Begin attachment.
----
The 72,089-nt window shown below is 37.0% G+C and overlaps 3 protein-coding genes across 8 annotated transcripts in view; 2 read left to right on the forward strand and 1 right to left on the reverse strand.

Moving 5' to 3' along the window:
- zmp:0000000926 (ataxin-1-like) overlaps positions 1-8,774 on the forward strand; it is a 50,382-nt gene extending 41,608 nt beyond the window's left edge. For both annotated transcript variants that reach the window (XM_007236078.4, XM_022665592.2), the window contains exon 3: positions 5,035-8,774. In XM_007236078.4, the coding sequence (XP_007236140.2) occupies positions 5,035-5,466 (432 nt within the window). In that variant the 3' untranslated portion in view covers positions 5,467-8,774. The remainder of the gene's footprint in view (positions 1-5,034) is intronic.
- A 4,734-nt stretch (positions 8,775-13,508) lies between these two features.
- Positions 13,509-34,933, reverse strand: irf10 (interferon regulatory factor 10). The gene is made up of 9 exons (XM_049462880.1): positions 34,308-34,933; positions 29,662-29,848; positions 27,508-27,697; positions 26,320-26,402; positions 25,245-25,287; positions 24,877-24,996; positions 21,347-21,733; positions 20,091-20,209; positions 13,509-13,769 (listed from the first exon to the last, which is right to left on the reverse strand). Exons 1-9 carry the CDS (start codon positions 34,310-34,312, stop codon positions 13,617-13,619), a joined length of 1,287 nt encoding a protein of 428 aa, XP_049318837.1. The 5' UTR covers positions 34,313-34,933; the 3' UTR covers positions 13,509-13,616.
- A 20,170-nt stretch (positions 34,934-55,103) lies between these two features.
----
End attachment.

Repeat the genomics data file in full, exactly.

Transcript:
The 72,089-nt window shown below is 37.0% G+C and overlaps 3 protein-coding genes across 8 annotated transcripts in view; 2 read left to right on the forward strand and 1 right to left on the reverse strand.

Moving 5' to 3' along the window:
- zmp:0000000926 (ataxin-1-like) overlaps positions 1-8,774 on the forward strand; it is a 50,382-nt gene extending 41,608 nt beyond the window's left edge. For both annotated transcript variants that reach the window (XM_007236078.4, XM_022665592.2), the window contains exon 3: positions 5,035-8,774. In XM_007236078.4, the coding sequence (XP_007236140.2) occupies positions 5,035-5,466 (432 nt within the window). In that variant the 3' untranslated portion in view covers positions 5,467-8,774. The remainder of the gene's footprint in view (positions 1-5,034) is intronic.
- A 4,734-nt stretch (positions 8,775-13,508) lies between these two features.
- Positions 13,509-34,933, reverse strand: irf10 (interferon regulatory factor 10). The gene is made up of 9 exons (XM_049462880.1): positions 34,308-34,933; positions 29,662-29,848; positions 27,508-27,697; positions 26,320-26,402; positions 25,245-25,287; positions 24,877-24,996; positions 21,347-21,733; positions 20,091-20,209; positions 13,509-13,769 (listed from the first exon to the last, which is right to left on the reverse strand). Exons 1-9 carry the CDS (start codon positions 34,310-34,312, stop codon positions 13,617-13,619), a joined length of 1,287 nt encoding a protein of 428 aa, XP_049318837.1. The 5' UTR covers positions 34,313-34,933; the 3' UTR covers positions 13,509-13,616.
- A 20,170-nt stretch (positions 34,934-55,103) lies between these two features.